Rodrique Beaubois: For Dallas Mavericks, Raising Roddy Requires Baby Steps

Janet KesslerCorrespondent INovember 25, 2009

DALLAS - NOVEMBER 18:  Rodrigue Beaubois #3 of the Dallas Mavericks takes the ball to the basket against Manu Ginobili #20 of the San Antonio Spurs during the game at American Airlines Center on November 18, 2009 in Dallas, Texas. NOTE TO USER: User expressly acknowledges and agrees that, by downloading and or using this photograph, User is consenting to the terms and conditions of the Getty Images License Agreement. (Photo by Ronald Martinez/Getty Images)
Ronald Martinez/Getty Images

One thing every Dallas Mavericks fan can agree on is that we want Rodrique Beaubois to play more minutes.  Sometimes bringing up the future stud takes patience, and for now the Mavericks have the luxury of taking their time with Roddy.
 
Little Roddy is blazing fast like Devon Harris—maybe faster, but Roddy knows how to throttle that speed down when he needs to, unlike Harris.  That should lessen the likelihood that he injures himself by crash landing after a layup.
 
Roddy brings excitement to the game when he goes vertical for anything—whether on the receiving end of a "Roddy-oop" pass from Jason Kidd, or just going for a rebound. Watching him gives me flashbacks of what could have been with former dunk champion Gerald Green.
 
He is so exciting that owner Mark Cuban wants Roddy in the Slam-Dunk competition at the soon-to-be-held Dallas All-Star Game.   
 
Yes, Roddy is amazingly fun to watch and we want more of him, but understand one very clear point: He is a rookie on a very short leash for very good reasons.
 
Please understand that Roddy is a person who is learning the English language; everything is new for him here.  The Mavericks have to be cautious and absolutely sure he understands what they say to him and that the communication gap is bridged in a positive way.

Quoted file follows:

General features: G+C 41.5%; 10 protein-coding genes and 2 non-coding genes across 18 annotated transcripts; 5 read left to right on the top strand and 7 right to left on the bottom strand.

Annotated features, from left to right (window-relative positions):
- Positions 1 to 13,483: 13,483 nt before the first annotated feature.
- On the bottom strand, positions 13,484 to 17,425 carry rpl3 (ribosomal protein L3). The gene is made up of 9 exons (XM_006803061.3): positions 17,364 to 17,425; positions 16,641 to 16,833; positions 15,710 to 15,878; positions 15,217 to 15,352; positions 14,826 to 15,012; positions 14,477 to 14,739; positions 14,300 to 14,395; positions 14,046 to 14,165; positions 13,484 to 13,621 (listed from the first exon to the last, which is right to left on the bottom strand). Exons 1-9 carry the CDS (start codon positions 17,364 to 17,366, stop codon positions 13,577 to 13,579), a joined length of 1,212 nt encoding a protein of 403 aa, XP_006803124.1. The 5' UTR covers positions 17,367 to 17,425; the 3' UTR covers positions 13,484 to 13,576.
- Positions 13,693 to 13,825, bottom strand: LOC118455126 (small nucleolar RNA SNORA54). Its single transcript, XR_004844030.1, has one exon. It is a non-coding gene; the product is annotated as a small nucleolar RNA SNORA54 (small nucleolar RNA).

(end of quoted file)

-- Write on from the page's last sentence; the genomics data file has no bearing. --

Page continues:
Beaubois has started the last six games since Josh Howard was shut down for more rehab. This has insured that sixth man Jason Terry is coming off the bench and not forced back into the starting lineup.  
 
What the Mavericks are getting for that move is a jolt at the start of the games that has been lacking all season. The Mavericks are energized by Roddy's speed and high percentage shooting. His grip on the team's concept of defense has materialized faster than anyone could have foreseen. Roddy's impact on the team is clearly evident.
 
Beaubois' education in the NBA and with the Mavericks is very much in front of him; he is never on the floor without either senior point guards Kidd or JJ Barea.  Roddy is not even to the point where he can bring the ball across the half court line on his own yet.  He has a way to grow yet, even though we have witnessed glimmers of promise in his passing abilities.
 
We, like the Mavericks, have to be patient and let Roddy develop at his own pace.  The Mavericks are mindful not to put Roddy in a position to fail and hurt himself or the team.
 
We have seen Roddy match up well with the smaller quicker guards, something that has been lacking in the Mavericks' arsenal since the departure of Harris.  The Mavericks are keeping a careful watch at Roddy's turnovers, not allowing him to hurt the team with rookie mistakes.
 
For Roddy to get more minutes, he is going to have to earn them.  He has to show the coaches that he is learning what they are teaching him by applying it to his game. 
 
For now, we should be thankful that Beaubois hasn't been sent to the D-League by now. Since the Mavericks have been plagued with injuries, and Howard is not ready to return to the lineup, Roddy is needed with the Mavericks.

That may still happen if and when Howard returns to playing. The Mavericks know they might have the steal of the draft, they just have to raise Rodrique Beaubois right. 

That means lots of patience and lots of growing pains. 

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